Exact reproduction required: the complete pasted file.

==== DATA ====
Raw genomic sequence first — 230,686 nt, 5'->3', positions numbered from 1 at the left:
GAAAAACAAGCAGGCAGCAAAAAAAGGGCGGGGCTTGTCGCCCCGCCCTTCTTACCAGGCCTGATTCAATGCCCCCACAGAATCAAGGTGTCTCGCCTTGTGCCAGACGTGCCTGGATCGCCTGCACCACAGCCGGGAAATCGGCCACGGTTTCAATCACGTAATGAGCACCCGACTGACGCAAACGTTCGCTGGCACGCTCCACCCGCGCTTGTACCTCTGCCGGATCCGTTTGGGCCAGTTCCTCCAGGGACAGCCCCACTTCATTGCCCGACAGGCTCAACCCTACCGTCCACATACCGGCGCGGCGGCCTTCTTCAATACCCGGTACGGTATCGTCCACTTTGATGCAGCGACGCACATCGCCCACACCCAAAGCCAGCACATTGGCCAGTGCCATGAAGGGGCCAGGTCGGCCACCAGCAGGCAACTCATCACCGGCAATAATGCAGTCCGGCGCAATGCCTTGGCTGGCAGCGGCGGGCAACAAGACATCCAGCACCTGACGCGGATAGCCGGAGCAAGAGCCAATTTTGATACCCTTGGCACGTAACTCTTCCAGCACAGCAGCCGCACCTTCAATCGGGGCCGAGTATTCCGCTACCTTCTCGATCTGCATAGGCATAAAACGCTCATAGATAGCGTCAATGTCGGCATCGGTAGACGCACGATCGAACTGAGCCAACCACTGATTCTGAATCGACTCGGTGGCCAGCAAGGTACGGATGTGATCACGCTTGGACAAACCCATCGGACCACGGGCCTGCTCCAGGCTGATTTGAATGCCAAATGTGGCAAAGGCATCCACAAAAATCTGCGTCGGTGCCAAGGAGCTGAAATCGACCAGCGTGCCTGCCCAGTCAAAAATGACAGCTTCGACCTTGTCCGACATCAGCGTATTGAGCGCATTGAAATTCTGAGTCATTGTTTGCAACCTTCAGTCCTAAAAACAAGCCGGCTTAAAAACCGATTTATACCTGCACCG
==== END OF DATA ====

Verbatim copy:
Raw genomic sequence first — 230,686 nt, 5'->3', positions numbered from 1 at the left:
GAAAAACAAGCAGGCAGCAAAAAAAGGGCGGGGCTTGTCGCCCCGCCCTTCTTACCAGGCCTGATTCAATGCCCCCACAGAATCAAGGTGTCTCGCCTTGTGCCAGACGTGCCTGGATCGCCTGCACCACAGCCGGGAAATCGGCCACGGTTTCAATCACGTAATGAGCACCCGACTGACGCAAACGTTCGCTGGCACGCTCCACCCGCGCTTGTACCTCTGCCGGATCCGTTTGGGCCAGTTCCTCCAGGGACAGCCCCACTTCATTGCCCGACAGGCTCAACCCTACCGTCCACATACCGGCGCGGCGGCCTTCTTCAATACCCGGTACGGTATCGTCCACTTTGATGCAGCGACGCACATCGCCCACACCCAAAGCCAGCACATTGGCCAGTGCCATGAAGGGGCCAGGTCGGCCACCAGCAGGCAACTCATCACCGGCAATAATGCAGTCCGGCGCAATGCCTTGGCTGGCAGCGGCGGGCAACAAGACATCCAGCACCTGACGCGGATAGCCGGAGCAAGAGCCAATTTTGATACCCTTGGCACGTAACTCTTCCAGCACAGCAGCCGCACCTTCAATCGGGGCCGAGTATTCCGCTACCTTCTCGATCTGCATAGGCATAAAACGCTCATAGATAGCGTCAATGTCGGCATCGGTAGACGCACGATCGAACTGAGCCAACCACTGATTCTGAATCGACTCGGTGGCCAGCAAGGTACGGATGTGATCACGCTTGGACAAACCCATCGGACCACGGGCCTGCTCCAGGCTGATTTGAATGCCAAATGTGGCAAAGGCATCCACAAAAATCTGCGTCGGTGCCAAGGAGCTGAAATCGACCAGCGTGCCTGCCCAGTCAAAAATGACAGCTTCGACCTTGTCCGACATCAGCGTATTGAGCGCATTGAAATTCTGAGTCATTGTTTGCAACCTTCAGTCCTAAAAACAAGCCGGCTTAAAAACCGATTTATACCTGCACCG